The subject matter of the ‘609 patent is a shielded capacitor in an integrated circuit having a core capacitor portion that includes multiple layers of conductive elements.  The Board construed only one limitation on its way to instituting the IPR trial – “Shield.”  Its analysis in this regard is based upon how a “shield” was described in both the specification of the ‘609 patent, but also as disclosed in one of the prior art references cited by Patent Challenger.  When the Board used the prior art to help define the one key term considered by the Board, we are quite sure Patent Owner stopped reading the opinion and started preparing for discovery.

Turning to a comparison of the construed claims to the cited prior art, the Board incorporated into its opinion annotated and edited figures from the declaration of Patent Challenger’s expert witness to help illustrate how the art reads on the challenged claims.  The bulk of Patent Owner’s opposition, via its preliminary response, was focused on pointing out deficiencies in the core prior art cited in the Petition; but, as referenced above, the Board used that prior art to help define the relevant claim term.  As such, the Board did not find Patent Challenger’s arguments to be persuasive.

Lastly, it is worth noting that the Board relied heavily on the declaration filed by Patent Challenger’s expert.  To the extent parties are still considering waging battle in inter partes review proceedings without an expert, it is becoming increasingly clear that this is a bad strategy.

Ninth Inter Partes Review Trial Instituted

In the third of four inter partes review trials involving Intellectual Ventures and Xilinx, all instituted on February 12, 2013, the PTAB again has again instituted an inter partes review trial against a Xilinx patent, this time US Patent No. 8,058,897, in the IPR styled as Intellectual Ventures Management LLC v. Xilinx, Inc. (IPR 2012-00020).  As with the previous Orders (see, e.g., HERE), the Board in this IPR proceeding instituted the trial against all challenged claims, granting on four of the nine proposed grounds.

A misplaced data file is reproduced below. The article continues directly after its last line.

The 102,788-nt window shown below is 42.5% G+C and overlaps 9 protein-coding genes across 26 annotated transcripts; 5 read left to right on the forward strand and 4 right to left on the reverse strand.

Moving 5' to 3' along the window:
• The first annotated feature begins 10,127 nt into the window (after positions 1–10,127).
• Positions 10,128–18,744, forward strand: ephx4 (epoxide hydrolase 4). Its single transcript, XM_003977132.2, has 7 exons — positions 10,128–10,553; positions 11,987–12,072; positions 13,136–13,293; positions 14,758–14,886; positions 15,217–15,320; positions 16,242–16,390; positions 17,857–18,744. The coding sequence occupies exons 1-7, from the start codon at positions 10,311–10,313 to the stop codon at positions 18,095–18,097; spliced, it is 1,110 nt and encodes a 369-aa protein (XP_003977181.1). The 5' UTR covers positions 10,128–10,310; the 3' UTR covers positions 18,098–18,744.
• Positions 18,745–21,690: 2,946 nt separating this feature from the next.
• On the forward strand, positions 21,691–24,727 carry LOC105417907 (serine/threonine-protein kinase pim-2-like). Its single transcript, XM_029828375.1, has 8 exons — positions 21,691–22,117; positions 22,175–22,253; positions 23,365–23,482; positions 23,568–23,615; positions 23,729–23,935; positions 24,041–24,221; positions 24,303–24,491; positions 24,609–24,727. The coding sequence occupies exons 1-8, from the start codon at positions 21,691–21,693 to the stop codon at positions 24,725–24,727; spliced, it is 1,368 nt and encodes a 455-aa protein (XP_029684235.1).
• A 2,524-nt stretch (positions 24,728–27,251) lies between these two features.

The subject matter of the ‘897 patent covers an integrated circuit that includes multiple dies, wherein a master die receives configuration data for both the master and a slave die.  The key limitations at issue in the Board’s ruling were the terms “integrated circuit” and “die,” with the Board holding that the ‘897 patent claims require a multi-die IC, where a die is a “single piece of silicon that contains one or more circuits and is or will be packaged as a unit” (relying on the “Authoritative Dictionary of IEEE Standard Terms” in coming to this conclusion).

In turning to the Board’s specific analysis of the proposed grounds of unpatentability, a few interesting points are revealed.  At threshold, Patent Owner chided the petition for failing to present prior art that teaches all of the claim elements, including a multi-die IC and, therefore, that the “proposed obviousness rejection” is incomplete.  The Board rejected this argument, finding that IPR proceedings are different than reexamination or continued prosecution in that no “proposed obviousness rejection” is to be made by the Board.  Regardless of how the counter-argument was phrased (it may have been better for Patent Owner to frame its argument that a prima facie case of obviousness had not been advanced), it is eye-opening that the Board accepted a 103 argument where each of the limitations were not found in the proposed combination of prior art.

To come to that obviousness conclusion, the Board remarked that Xilinx did not take into account the level of ordinary skill in the art.  The Board went on to articulate the appropriate level of ordinary skill in the art for this matter, and then went on to find that developing a multi-die IC would have been a matter of routine implementation given that level of ordinary skill.  As such, even though Patent Challenger advanced art that lacked this key limitation of the claims, citing the KSR decision, the Board found that “it would have been within the knowledge and skill set of a person of ordinary skill in the art” to arrange the dies on the same IC, creating a multi-die IC.  Order at 11.

It is also worth noting that the Board rejected, in its discussion relating to Ground 4 (Order at 14-15), the argument by Patent Owner that the Petition was defective for not providing a statement of the precise relief requested.  In a manner that rings of a motion for more definite statement before a district court, Patent Owner had argued that Ground 4 did not specifically articulate the relief requested.  The Board did not accept this argument, finding that Patent Challenger “has substantively provided an underlying explanation of how [the prior art] applied to claims 12-14.”  While the titles used by Patent Challenger may not have been representative of the precise nature it sought, the Board found that to deny Ground 4 based on the titles used would exalt form over substance.  In short, this portion of the decision is interesting because, for one of the very few times, the Board seems to giving some leeway as compared to a strict reading of the Trial Practice Rules.

In the end, the Board instituted the IPR based upon Grounds 1, 2, 4, and 9.  The Board denied Grounds 3 and 5-8, finding that they were cumulative in view of the other grounds that were granted.